Egypt has opened a centre to monitor building violations and encroachments on agricultural land through satellite technology, a statement by the planning and economic development ministry said on Saturday, as the country continues to press a zero-tolerance policy on violations.
Planning and Economic Development Minister Hala El-Said said the centre, which will be a ministry affiliate, aims to preserve the state’s rights by monitoring building violations nationwide.
The centre will also follow up on government projects and investments by facilitating access to geographical data by government bodies.
The centre has four central units, including a unit for using satellite imaging to help reduce government spending and another unit that monitors new construction to ensure its legality.
Other units include a specialised unit that provides accurate spatial information to help direct development towards the neediest places and one that follows up on the implementation of national projects.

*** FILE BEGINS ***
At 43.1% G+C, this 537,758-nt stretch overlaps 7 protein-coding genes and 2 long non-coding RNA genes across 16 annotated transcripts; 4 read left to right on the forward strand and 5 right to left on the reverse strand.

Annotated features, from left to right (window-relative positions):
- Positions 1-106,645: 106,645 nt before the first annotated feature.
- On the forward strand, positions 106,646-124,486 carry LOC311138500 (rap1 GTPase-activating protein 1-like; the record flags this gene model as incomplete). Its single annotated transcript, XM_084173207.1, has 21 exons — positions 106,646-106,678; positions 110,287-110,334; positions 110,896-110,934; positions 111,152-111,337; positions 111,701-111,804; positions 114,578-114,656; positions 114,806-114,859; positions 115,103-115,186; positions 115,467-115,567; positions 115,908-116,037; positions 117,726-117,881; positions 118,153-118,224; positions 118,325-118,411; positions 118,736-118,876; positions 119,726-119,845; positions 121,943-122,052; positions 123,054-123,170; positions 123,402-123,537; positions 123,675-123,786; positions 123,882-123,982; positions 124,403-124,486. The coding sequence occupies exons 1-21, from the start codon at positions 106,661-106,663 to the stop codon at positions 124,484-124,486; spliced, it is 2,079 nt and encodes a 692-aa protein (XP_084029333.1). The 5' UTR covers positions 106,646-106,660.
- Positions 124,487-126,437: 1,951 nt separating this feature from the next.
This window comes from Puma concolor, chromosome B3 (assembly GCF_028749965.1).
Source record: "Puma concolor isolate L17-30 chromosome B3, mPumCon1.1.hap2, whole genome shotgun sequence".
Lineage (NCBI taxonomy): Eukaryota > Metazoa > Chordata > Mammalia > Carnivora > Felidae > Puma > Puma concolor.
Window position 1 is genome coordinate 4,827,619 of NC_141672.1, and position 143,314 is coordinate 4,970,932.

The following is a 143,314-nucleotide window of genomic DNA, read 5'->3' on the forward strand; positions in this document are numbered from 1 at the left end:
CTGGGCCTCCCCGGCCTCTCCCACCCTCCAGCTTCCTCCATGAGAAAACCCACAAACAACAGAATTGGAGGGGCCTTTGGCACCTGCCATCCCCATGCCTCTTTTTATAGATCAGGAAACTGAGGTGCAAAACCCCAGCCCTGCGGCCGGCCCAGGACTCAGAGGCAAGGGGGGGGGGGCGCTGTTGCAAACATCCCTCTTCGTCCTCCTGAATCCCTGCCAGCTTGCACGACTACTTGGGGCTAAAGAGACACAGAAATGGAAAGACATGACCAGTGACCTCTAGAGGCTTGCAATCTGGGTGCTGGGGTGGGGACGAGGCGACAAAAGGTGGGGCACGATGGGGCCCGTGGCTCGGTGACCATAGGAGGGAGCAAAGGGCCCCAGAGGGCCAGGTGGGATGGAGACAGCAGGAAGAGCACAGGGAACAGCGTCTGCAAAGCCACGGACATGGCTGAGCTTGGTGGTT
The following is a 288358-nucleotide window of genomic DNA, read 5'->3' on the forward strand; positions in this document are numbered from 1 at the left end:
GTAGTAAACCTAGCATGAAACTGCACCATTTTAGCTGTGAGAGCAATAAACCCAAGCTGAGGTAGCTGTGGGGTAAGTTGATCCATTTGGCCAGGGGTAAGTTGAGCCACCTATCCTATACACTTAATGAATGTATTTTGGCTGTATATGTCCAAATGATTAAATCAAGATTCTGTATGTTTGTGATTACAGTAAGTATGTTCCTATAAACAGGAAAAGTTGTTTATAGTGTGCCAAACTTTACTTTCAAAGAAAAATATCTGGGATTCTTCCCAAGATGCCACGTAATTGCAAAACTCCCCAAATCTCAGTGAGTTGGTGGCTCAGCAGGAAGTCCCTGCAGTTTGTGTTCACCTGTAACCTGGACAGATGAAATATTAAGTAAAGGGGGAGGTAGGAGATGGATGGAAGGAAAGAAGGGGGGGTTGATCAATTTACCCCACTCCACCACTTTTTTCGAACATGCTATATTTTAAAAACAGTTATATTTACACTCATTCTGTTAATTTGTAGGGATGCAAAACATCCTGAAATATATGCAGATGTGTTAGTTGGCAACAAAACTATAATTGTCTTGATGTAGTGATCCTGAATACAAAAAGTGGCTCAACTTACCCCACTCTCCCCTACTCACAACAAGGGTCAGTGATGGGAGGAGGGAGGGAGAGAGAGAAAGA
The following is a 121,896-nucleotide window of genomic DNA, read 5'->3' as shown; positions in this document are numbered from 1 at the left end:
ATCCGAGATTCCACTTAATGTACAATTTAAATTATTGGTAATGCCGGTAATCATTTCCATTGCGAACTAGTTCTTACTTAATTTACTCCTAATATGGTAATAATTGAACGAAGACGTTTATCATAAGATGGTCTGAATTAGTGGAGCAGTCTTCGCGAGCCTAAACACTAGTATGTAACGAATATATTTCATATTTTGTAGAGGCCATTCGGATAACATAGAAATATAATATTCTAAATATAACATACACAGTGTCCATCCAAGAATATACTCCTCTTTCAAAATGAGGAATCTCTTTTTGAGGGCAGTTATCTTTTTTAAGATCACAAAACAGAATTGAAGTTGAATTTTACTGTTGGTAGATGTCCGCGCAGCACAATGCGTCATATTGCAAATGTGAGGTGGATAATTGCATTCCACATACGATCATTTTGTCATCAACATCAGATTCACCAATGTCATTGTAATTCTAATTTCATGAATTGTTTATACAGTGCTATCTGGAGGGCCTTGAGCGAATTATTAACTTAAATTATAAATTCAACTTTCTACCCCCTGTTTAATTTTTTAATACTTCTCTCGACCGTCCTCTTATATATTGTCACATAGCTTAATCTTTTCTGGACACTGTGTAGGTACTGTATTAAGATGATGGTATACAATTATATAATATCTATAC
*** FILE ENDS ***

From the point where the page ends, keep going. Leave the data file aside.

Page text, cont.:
The announcement comes as Egypt continues to crackdown on building violators to meet a six-month deadline set by President Abdel-Fattah El-Sisi to end violations in the country.
Egypt has seen a significant rise in illegal buildings amid the security vacuum that followed the 2011 uprising. Countless people started constructing multi-storey buildings without acquiring the necessary permits or complying with safety standards.
A portion of Egypt's 100 million citizens live in clusters of red-brick buildings and informal settlements.
Earlier this month, El-Sisi asked the government to finalise any outstanding issues related to settling violations, reiterating the government’s zero tolerance policy on violations.
He said that construction will be banned in some neighbourhoods by the end of the six-month period.
Egypt has already banned residential construction in some neighbourhoods in Cairo and Giza governorates and areas that have reached their maximum population density.
According to a 2018 report by the local development ministry, Egypt registered 2 million building violations between 2000 and 2017.
In April, the cabinet said building violations would be referred to military prosecutors under the current emergency law.